It´s Not Only Rock´n Roll
Lisa Robinson has been a legendary journalist - especially in my life. Long before I even considered to become a journalist myself, I loved to read two very different magazines: a decoration monthly my mother subscribed to, and the "New Musical Express" my brother used to hunt for in our local newsstands.
As he played the drums himself and also travelled to every possible concert within reach he was geniunly interested in an international and sophisticated approach to his favorite bands - as I was still a very young teenager then, I just went for the looks and the idea of a very glamorous life those writers and photographers travelleling with the bands used to live.
And Lisa Robinson stuck - because she seemed to have backstage passes to all of those people´s concerts; she also seemed to just know them all in a very intimate way, like, Michael Jackson, whom she met when he was just the little brother at the "Jackson Five" in 1972 and from then on again and again. (Read the fabolous "Vanity Fair" piece below).
Reading "There Goes Gravity - A Life In Rock and Roll" ", her memoir, many years later I have to say, I felt as well reminded to my younger self, as if Robinson was telling all our stories when telling hers. In her words: "Either this hit you, or it didn´t. And, all over the world, it hit a lot of us at the same time. Hard."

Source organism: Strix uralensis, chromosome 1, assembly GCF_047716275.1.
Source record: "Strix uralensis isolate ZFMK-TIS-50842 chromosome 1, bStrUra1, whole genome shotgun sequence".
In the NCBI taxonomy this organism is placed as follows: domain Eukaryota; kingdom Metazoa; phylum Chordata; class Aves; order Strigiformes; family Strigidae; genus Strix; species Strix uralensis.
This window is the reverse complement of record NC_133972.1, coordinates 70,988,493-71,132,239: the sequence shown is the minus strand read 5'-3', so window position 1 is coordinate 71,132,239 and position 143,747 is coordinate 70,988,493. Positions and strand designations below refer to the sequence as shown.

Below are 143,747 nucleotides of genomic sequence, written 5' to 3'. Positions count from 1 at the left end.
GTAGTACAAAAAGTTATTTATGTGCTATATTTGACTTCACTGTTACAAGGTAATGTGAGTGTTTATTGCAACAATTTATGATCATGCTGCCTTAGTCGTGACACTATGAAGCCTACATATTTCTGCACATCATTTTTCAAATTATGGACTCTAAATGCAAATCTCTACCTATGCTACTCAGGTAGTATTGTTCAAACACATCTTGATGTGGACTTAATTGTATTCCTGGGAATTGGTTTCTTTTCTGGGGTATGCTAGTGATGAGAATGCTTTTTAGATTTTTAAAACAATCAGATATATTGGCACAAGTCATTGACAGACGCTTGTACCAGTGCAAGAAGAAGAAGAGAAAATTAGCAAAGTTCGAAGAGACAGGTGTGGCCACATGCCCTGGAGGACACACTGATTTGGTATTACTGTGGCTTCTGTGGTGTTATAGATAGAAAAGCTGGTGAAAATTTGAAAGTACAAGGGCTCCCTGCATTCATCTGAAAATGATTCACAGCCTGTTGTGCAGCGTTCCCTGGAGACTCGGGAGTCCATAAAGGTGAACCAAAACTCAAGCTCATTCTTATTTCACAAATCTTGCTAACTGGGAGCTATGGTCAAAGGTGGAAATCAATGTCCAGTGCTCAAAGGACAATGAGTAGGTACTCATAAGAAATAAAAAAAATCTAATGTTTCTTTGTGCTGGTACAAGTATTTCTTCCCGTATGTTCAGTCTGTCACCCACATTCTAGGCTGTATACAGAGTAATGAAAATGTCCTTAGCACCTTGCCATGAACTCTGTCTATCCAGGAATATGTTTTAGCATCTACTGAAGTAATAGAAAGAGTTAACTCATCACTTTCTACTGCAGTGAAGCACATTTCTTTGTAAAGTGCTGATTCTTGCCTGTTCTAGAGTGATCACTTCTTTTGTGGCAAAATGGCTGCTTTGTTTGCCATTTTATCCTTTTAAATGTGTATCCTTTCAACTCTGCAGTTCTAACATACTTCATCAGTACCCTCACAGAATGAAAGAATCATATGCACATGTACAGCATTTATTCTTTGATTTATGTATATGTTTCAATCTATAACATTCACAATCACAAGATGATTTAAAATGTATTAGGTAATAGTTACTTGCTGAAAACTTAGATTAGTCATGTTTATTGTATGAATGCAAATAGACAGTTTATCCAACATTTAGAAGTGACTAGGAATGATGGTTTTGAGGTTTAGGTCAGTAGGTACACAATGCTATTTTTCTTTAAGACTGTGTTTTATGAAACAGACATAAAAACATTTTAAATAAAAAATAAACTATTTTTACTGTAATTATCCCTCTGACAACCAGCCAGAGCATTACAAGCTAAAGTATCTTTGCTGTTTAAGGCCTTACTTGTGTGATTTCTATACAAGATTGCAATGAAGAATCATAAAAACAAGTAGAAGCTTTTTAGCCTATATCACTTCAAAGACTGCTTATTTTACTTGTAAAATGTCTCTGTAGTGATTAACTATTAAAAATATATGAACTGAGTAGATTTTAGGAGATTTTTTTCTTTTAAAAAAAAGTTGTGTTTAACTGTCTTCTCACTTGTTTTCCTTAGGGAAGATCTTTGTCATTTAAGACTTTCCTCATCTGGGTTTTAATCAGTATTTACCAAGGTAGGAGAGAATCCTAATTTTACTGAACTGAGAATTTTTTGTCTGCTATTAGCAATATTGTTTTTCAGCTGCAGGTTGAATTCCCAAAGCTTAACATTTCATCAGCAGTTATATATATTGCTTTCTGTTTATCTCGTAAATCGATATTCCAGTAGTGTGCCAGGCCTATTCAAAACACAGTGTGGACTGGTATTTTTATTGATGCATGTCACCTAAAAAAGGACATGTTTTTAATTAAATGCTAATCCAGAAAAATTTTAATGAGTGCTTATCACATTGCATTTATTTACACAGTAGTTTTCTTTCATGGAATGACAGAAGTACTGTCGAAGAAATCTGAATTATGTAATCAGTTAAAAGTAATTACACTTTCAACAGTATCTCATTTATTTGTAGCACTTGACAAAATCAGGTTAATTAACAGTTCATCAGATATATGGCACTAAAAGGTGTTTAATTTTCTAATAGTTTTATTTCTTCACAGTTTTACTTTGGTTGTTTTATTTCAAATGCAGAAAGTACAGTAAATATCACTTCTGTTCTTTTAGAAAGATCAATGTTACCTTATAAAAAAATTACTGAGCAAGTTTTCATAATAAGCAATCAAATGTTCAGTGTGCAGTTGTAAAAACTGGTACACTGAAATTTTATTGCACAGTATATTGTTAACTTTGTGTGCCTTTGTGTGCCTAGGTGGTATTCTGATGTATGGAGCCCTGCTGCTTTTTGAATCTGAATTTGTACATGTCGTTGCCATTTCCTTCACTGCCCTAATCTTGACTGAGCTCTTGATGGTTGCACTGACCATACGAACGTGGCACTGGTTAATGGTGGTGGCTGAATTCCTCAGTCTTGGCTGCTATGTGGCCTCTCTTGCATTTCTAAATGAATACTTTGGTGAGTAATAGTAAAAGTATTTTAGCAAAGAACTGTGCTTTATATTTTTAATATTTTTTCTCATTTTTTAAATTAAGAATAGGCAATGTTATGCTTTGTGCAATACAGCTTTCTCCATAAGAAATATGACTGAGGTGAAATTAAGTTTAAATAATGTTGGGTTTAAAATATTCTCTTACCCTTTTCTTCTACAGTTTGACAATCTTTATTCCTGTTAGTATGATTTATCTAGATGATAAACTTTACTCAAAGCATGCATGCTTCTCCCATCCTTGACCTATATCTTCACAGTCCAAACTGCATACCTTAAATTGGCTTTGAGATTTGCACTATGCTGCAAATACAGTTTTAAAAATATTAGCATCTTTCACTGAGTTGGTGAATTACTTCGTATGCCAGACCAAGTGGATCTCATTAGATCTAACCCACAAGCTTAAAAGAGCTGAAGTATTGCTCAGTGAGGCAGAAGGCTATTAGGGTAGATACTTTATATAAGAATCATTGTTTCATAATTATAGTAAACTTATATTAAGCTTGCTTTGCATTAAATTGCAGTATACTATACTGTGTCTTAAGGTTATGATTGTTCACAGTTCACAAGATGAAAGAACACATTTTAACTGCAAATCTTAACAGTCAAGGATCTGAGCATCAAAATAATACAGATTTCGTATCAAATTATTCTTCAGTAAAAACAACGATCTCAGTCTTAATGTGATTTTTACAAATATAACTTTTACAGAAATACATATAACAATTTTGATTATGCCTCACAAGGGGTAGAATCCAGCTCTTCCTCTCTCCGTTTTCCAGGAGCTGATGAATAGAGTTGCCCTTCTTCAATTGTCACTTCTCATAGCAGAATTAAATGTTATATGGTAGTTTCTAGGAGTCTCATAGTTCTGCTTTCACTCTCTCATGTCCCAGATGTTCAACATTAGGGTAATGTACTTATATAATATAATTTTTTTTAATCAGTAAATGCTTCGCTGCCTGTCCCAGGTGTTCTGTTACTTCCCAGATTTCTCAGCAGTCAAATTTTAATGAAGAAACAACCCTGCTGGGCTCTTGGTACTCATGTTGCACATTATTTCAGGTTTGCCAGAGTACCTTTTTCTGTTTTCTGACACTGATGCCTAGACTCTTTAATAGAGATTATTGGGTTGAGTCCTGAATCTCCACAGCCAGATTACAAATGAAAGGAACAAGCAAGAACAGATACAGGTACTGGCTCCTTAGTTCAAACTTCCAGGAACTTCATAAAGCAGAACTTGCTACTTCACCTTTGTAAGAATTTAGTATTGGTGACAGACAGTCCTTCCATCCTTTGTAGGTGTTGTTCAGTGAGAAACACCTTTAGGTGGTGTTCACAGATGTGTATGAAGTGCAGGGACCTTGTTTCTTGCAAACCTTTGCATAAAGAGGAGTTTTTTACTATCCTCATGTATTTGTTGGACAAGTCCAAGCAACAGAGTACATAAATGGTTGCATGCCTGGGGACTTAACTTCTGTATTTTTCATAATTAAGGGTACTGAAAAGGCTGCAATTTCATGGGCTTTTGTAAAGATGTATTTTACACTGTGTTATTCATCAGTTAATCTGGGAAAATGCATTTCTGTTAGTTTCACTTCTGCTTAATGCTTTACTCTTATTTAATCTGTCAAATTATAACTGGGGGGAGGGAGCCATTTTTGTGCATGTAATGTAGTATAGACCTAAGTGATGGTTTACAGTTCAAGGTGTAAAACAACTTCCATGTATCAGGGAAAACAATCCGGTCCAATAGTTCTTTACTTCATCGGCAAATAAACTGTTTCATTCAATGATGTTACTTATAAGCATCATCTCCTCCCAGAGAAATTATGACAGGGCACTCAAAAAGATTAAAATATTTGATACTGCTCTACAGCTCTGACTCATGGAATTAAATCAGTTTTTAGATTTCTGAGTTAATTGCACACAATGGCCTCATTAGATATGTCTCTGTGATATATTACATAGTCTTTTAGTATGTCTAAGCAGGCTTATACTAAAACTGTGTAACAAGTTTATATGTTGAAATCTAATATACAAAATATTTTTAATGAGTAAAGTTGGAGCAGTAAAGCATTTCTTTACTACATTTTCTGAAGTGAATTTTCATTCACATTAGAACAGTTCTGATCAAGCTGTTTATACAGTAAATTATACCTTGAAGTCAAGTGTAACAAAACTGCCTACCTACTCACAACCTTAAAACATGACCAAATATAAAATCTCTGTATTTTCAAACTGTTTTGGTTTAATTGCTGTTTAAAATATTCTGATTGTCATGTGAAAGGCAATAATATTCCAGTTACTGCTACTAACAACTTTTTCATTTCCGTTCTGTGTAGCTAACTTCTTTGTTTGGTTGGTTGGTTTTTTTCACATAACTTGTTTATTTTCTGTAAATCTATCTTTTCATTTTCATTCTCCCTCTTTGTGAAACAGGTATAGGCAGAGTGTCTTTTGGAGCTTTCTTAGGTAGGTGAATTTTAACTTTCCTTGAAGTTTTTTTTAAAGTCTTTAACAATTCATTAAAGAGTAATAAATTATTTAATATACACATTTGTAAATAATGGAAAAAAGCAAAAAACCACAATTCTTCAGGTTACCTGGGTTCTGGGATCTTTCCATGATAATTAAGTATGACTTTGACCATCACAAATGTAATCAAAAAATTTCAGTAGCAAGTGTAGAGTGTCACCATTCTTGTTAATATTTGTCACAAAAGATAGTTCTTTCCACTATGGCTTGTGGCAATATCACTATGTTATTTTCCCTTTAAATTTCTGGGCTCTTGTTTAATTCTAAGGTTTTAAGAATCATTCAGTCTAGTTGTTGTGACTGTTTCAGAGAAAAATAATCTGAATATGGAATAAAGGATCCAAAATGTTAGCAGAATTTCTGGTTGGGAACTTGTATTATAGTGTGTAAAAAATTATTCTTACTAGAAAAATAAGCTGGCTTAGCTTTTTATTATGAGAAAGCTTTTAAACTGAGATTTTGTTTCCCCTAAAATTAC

Still living in the appartment she rented with her husband 45 years ago, "a hangout pad for rock-and roll writers and musicians who would enjoy Chinese take-out on Richard´s (her husband) expense, she has an entertaining radio show I listen to from time to time.
You cannot digest the Lisa Robinson story continiously, it is just too much.
For a younger person all Robinson is talking about is so unthinkable today (the smoking, the drinking, the clubbing, the wee hours, the style, the moral), it might come as a shock or maybe even a nightmare.
But then again, why not read Robinson to find out what your parents where really into.